Additionally, we cleaned up a section of the beach, so a lot of marine plastic litter is now removed from the beach and stowed in bags on deck on Antigua.

Gallery – Forlandsund – 05th July 2019

Click on thumbnail to open an enlarged version of the specific photo.

Later, we anchored in Selvågen on Prins Karls Forland. Every once in a while, a few raindrops where fallling, but not too much, and other than that, the clouds made for a beautiful, quiet, almost melancholic atmosphere. We could make some lovely walks and hikes across the tundra plains and up to some hills for stunning views.

Also in Selvågen, there was less plastic on the beach after our departure than before. The deck is filling up with old fishing nets.

Isfjord – 04th July 2019

Right place, right time – again! We can enjoy the fascinating landscape on and around Coraholmen in brilliant sunshine. It is almost too warm!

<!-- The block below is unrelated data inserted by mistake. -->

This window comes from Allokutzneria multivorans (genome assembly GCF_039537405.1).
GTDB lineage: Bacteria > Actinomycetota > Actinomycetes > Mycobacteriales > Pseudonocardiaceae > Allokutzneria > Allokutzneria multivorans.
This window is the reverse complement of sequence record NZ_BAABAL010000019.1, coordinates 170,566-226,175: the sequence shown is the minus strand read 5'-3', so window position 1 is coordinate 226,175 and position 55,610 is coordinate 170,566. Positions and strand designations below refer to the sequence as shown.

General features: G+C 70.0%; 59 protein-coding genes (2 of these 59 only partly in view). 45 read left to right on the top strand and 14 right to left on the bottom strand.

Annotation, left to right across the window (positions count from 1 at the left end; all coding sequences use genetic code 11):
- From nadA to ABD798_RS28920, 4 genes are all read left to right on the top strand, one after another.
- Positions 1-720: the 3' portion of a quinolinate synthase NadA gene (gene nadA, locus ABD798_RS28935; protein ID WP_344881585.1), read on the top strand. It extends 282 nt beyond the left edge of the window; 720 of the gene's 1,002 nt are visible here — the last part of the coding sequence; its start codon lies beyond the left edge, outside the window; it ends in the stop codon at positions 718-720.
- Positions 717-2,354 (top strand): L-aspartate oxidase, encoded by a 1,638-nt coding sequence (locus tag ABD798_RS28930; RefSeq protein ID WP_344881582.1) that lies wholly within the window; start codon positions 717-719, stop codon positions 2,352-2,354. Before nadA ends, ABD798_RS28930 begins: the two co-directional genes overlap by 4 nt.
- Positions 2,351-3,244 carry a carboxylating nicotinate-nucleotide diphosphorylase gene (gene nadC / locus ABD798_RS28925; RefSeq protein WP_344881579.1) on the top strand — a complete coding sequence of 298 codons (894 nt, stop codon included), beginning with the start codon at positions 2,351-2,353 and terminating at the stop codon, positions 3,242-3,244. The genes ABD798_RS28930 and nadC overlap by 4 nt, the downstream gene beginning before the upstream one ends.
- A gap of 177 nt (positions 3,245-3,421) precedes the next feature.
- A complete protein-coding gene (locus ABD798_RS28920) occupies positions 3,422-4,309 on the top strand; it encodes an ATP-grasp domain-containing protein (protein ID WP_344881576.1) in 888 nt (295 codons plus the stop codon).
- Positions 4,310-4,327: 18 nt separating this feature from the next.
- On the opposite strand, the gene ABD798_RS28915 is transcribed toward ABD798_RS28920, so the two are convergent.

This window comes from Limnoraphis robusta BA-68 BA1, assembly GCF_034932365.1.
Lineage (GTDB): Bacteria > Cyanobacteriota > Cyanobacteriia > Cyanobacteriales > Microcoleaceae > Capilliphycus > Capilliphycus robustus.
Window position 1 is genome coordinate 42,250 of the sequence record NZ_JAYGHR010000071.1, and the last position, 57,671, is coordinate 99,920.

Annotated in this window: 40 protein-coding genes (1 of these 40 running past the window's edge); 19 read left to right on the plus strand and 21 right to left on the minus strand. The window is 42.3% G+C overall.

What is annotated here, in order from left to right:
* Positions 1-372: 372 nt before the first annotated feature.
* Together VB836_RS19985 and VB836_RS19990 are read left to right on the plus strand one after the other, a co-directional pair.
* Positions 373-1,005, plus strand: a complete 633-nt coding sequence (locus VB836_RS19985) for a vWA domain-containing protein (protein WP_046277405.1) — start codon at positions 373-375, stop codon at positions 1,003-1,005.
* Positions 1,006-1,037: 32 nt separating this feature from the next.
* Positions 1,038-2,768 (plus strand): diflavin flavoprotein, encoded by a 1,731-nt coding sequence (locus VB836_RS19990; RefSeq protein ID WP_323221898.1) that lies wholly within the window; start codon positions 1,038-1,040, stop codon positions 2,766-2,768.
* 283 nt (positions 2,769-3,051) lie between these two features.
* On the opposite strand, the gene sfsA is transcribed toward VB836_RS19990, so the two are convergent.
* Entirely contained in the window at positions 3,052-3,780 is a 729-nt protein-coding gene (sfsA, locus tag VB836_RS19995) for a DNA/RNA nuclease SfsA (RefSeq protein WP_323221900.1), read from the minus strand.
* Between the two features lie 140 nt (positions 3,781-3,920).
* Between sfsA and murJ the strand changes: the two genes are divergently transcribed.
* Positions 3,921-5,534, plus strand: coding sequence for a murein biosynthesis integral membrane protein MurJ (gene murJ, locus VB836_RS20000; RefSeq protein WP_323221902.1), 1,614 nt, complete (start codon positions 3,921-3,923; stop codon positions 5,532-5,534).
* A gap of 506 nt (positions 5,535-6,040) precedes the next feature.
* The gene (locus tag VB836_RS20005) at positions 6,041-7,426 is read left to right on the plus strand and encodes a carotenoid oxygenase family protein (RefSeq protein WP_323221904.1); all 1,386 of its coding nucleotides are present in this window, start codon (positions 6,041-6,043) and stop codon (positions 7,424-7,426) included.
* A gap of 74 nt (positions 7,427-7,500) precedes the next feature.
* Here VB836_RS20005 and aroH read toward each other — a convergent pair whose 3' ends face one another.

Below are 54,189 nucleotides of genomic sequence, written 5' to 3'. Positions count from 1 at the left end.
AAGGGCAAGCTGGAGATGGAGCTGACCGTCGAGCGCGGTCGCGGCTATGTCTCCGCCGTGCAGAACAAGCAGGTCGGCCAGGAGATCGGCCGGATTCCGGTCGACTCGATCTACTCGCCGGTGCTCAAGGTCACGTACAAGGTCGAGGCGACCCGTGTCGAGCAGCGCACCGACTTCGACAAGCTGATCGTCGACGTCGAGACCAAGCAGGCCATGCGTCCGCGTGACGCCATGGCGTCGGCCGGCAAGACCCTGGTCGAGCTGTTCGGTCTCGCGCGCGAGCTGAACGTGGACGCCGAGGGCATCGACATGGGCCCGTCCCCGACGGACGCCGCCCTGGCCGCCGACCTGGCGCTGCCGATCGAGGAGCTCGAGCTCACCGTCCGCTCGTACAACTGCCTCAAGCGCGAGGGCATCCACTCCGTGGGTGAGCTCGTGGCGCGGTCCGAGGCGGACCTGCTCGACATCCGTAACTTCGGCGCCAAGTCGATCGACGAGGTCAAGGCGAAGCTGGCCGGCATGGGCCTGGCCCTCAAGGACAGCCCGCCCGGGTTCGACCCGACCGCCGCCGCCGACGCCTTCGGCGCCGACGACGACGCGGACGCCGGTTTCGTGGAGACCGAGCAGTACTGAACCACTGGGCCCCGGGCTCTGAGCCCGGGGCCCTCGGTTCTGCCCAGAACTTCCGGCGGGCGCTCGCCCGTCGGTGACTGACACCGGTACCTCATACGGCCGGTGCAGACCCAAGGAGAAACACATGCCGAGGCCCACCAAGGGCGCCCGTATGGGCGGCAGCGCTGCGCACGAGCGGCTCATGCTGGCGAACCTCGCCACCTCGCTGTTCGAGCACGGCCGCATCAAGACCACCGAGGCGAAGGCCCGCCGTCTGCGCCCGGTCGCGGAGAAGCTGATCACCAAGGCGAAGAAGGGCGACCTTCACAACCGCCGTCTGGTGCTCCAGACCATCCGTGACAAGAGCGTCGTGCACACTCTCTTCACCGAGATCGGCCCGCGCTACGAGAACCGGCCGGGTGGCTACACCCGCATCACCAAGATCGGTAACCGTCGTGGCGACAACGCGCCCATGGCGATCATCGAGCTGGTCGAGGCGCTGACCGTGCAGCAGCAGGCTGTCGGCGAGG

According to the weather forecast, Isfjord should have been calm as a lake today. This is not really the case, but nevertheless we make it ashore on an exposed beach at Bohemanneset. A stunning place with beautiful flowers, interesting geology and great panoramic views.

Gallery – Isfjord – 04th July 2019

Click on thumbnail to open an enlarged version of the specific photo.

We make full use of the nice day and make an evening Zodiac tour to Sveabreen. Later, we can enjoy a fantastic BBQ that the galley team has arranged for us. Heads off!

Dicksonfjord – 03rd July 2019

We have moved into some of the inner branches of Isfjord to enjoy some fantastic scenery although the weather is actually quite grey. Still, it is beautiful. And we meet a pod of Belugas in reddish meltwater.

Kapp Smith was one of the places where the age of systematic science and exploration began in Spitsbergen: this is where the Norwegian photogrammetric expedition of 1936 was based. Airplanes rather than dog sledges. Today, turnstones and arctic terns live on the beautifully colourful tundra.